A funny thing often happens when you start training, eating better and looking after yourself. You get that friend who tells you that “you’re obsessed” or the work colleague who says “stop being a bore just have a biscuit”.

This is dead common.

Friends and family will have questions and make some shitty and not so supportive comments. The main thing to keep in mind is that all your efforts to train and eat well are for YOU. There is no need to feel as if you are being “obsessive” or anything like that because of what other people say.

This reaction from your friends to you choosing to take care of yourself by making better choices typically comes from a place of insecurity on their part.

(Whether they consciously realise it or not)

If they can stop you from working on bettering yourself they will feel better about not taking action on those things themselves – when deep down they wish they could do what you’re doing.

Now, because we as humans generally want to avoid confrontation and want people to like us it can be very easy to not stand our ground and eat the crap food that is offered around the office for example.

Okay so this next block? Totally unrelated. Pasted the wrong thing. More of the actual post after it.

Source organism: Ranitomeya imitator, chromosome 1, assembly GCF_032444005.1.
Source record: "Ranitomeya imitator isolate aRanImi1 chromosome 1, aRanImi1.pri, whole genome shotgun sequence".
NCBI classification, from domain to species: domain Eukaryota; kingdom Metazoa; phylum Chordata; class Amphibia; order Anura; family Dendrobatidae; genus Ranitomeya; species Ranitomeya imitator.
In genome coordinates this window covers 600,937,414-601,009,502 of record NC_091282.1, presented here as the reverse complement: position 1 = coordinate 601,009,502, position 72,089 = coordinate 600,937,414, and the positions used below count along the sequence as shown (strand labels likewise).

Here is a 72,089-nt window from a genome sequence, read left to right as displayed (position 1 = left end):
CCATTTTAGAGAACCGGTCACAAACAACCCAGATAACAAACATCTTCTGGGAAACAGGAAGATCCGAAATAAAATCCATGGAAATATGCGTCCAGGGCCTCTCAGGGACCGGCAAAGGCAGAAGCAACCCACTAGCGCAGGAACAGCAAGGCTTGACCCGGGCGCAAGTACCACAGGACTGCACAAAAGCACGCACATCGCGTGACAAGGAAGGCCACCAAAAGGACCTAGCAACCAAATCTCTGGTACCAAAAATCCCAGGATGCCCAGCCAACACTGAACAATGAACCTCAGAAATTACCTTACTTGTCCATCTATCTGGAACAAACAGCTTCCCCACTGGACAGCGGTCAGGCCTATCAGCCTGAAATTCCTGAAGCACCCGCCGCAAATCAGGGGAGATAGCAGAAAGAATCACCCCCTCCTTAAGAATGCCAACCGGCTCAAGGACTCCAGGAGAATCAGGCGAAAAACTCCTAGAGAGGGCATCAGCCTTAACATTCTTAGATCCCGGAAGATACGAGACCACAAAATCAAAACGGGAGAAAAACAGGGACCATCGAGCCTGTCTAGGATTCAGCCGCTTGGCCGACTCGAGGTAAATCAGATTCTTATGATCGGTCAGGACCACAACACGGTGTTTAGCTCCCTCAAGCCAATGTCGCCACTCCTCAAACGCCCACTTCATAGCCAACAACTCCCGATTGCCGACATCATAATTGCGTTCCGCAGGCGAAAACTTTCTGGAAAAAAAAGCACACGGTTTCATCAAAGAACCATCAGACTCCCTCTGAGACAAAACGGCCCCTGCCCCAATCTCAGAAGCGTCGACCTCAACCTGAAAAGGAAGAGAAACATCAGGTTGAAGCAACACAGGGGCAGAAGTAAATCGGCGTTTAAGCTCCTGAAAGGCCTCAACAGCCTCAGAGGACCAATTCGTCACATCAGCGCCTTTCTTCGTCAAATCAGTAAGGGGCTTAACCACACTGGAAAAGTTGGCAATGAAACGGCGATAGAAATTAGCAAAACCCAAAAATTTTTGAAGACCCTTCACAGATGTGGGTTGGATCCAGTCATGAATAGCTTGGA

‘Cos doing what we planned to do when friends and family are trying to convince you to do the opposite can be really hard but if you push through the discomfort and keep doing what you planned to do…

Keep training.

Keep eating well.

Keep tracking your food etc.

…then the dynamic will eventually start to change and the not so supportive comments will change to questions about how you’re managing to change so positively

“What’s your secret?”

“So tell me about this tracking thing”

“What is it that do you do in the gym again?”

People can often be resistant to other people making positive changes in their life because if highlights “flaws” of their own.

So they try to drag you down to feel better about themselves.

But by standing your ground and showing them the benefits of prioritising your health you’re potentially going to help THEM long term ‘cos they might just be inspired to make the switch too. Also, to help you deal with this in the moment here’s a really simple non-confrontational comeback that I learnt from my friend Adee…

You can’t be responsible for your friends/family’s reactions to your lifestyle, but you can choose how you respond. Something quick and polite like, “Right now I have specific goals I’m working towards and this is one tool that I’m using to achieve them” or “I appreciate your concern but I’m actually really happy with the way I’m eating.”

By flipping the tone into something positive, rather than responding defensively, shows them that they can’t drag you down.

Makes sense right?

It’s better for you and it’s better for them too.

We talk about this topic in depth on this week’s podcast.